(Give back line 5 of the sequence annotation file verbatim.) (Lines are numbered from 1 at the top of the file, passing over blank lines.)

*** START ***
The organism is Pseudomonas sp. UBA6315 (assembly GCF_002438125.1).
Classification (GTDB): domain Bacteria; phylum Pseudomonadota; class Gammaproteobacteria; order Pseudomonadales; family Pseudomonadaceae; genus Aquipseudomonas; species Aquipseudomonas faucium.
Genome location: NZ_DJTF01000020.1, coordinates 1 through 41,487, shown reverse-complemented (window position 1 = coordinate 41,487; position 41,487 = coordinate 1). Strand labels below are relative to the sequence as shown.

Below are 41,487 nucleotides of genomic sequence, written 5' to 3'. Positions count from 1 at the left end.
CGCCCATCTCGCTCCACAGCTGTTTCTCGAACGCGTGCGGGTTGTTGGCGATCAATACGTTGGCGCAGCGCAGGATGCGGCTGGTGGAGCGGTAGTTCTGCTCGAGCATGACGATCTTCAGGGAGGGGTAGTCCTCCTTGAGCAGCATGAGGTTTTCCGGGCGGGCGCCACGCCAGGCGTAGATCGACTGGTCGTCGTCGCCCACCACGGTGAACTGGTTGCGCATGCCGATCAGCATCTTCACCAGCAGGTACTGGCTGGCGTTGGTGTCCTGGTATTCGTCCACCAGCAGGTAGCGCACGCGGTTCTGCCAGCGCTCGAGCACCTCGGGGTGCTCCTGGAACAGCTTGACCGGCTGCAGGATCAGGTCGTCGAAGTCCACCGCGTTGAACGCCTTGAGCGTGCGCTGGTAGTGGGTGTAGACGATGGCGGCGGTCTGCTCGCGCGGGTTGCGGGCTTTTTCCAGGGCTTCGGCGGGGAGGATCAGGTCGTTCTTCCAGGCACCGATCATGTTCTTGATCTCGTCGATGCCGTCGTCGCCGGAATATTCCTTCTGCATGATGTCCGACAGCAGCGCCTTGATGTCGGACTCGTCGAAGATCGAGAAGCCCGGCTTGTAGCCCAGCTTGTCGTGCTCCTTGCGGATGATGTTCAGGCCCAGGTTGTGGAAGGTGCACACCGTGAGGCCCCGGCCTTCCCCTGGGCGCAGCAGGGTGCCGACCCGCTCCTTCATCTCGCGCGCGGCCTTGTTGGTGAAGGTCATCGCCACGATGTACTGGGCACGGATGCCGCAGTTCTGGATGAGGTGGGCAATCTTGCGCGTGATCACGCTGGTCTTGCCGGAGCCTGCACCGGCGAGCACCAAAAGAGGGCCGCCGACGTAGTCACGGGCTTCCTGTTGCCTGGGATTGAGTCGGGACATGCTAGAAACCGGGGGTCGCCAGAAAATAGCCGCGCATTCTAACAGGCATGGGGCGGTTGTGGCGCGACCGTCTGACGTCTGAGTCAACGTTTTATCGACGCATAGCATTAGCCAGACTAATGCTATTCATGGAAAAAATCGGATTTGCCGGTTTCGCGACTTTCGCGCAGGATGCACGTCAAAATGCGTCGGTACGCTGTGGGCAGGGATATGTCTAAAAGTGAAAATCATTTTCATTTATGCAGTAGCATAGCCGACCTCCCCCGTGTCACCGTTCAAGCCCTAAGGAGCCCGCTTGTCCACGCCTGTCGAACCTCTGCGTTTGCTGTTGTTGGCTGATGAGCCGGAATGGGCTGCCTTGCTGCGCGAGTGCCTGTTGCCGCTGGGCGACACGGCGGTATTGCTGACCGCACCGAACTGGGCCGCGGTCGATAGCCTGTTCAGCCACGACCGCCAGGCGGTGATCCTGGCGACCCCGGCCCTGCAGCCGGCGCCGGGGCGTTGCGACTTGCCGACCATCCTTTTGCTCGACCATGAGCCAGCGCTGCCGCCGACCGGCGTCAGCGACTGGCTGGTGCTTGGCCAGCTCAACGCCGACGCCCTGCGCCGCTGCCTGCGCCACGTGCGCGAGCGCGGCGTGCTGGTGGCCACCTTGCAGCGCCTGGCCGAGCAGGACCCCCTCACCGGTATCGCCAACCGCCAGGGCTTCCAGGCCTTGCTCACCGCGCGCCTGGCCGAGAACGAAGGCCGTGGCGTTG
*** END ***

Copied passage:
CGCCCATCTCGCTCCACAGCTGTTTCTCGAACGCGTGCGGGTTGTTGGCGATCAATACGTTGGCGCAGCGCAGGATGCGGCTGGTGGAGCGGTAGTTCTGCTCGAGCATGACGATCTTCAGGGAGGGGTAGTCCTCCTTGAGCAGCATGAGGTTTTCCGGGCGGGCGCCACGCCAGGCGTAGATCGACTGGTCGTCGTCGCCCACCACGGTGAACTGGTTGCGCATGCCGATCAGCATCTTCACCAGCAGGTACTGGCTGGCGTTGGTGTCCTGGTATTCGTCCACCAGCAGGTAGCGCACGCGGTTCTGCCAGCGCTCGAGCACCTCGGGGTGCTCCTGGAACAGCTTGACCGGCTGCAGGATCAGGTCGTCGAAGTCCACCGCGTTGAACGCCTTGAGCGTGCGCTGGTAGTGGGTGTAGACGATGGCGGCGGTCTGCTCGCGCGGGTTGCGGGCTTTTTCCAGGGCTTCGGCGGGGAGGATCAGGTCGTTCTTCCAGGCACCGATCATGTTCTTGATCTCGTCGATGCCGTCGTCGCCGGAATATTCCTTCTGCATGATGTCCGACAGCAGCGCCTTGATGTCGGACTCGTCGAAGATCGAGAAGCCCGGCTTGTAGCCCAGCTTGTCGTGCTCCTTGCGGATGATGTTCAGGCCCAGGTTGTGGAAGGTGCACACCGTGAGGCCCCGGCCTTCCCCTGGGCGCAGCAGGGTGCCGACCCGCTCCTTCATCTCGCGCGCGGCCTTGTTGGTGAAGGTCATCGCCACGATGTACTGGGCACGGATGCCGCAGTTCTGGATGAGGTGGGCAATCTTGCGCGTGATCACGCTGGTCTTGCCGGAGCCTGCACCGGCGAGCACCAAAAGAGGGCCGCCGACGTAGTCACGGGCTTCCTGTTGCCTGGGATTGAGTCGGGACATGCTAGAAACCGGGGGTCGCCAGAAAATAGCCGCGCATTCTAACAGGCATGGGGCGGTTGTGGCGCGACCGTCTGACGTCTGAGTCAACGTTTTATCGACGCATAGCATTAGCCAGACTAATGCTATTCATGGAAAAAATCGGATTTGCCGGTTTCGCGACTTTCGCGCAGGATGCACGTCAAAATGCGTCGGTACGCTGTGGGCAGGGATATGTCTAAAAGTGAAAATCATTTTCATTTATGCAGTAGCATAGCCGACCTCCCCCGTGTCACCGTTCAAGCCCTAAGGAGCCCGCTTGTCCACGCCTGTCGAACCTCTGCGTTTGCTGTTGTTGGCTGATGAGCCGGAATGGGCTGCCTTGCTGCGCGAGTGCCTGTTGCCGCTGGGCGACACGGCGGTATTGCTGACCGCACCGAACTGGGCCGCGGTCGATAGCCTGTTCAGCCACGACCGCCAGGCGGTGATCCTGGCGACCCCGGCCCTGCAGCCGGCGCCGGGGCGTTGCGACTTGCCGACCATCCTTTTGCTCGACCATGAGCCAGCGCTGCCGCCGACCGGCGTCAGCGACTGGCTGGTGCTTGGCCAGCTCAACGCCGACGCCCTGCGCCGCTGCCTGCGCCACGTGCGCGAGCGCGGCGTGCTGGTGGCCACCTTGCAGCGCCTGGCCGAGCAGGACCCCCTCACCGGTATCGCCAACCGCCAGGGCTTCCAGGCCTTGCTCACCGCGCGCCTGGCCGAGAACGAAGGCCGTGGCGTTG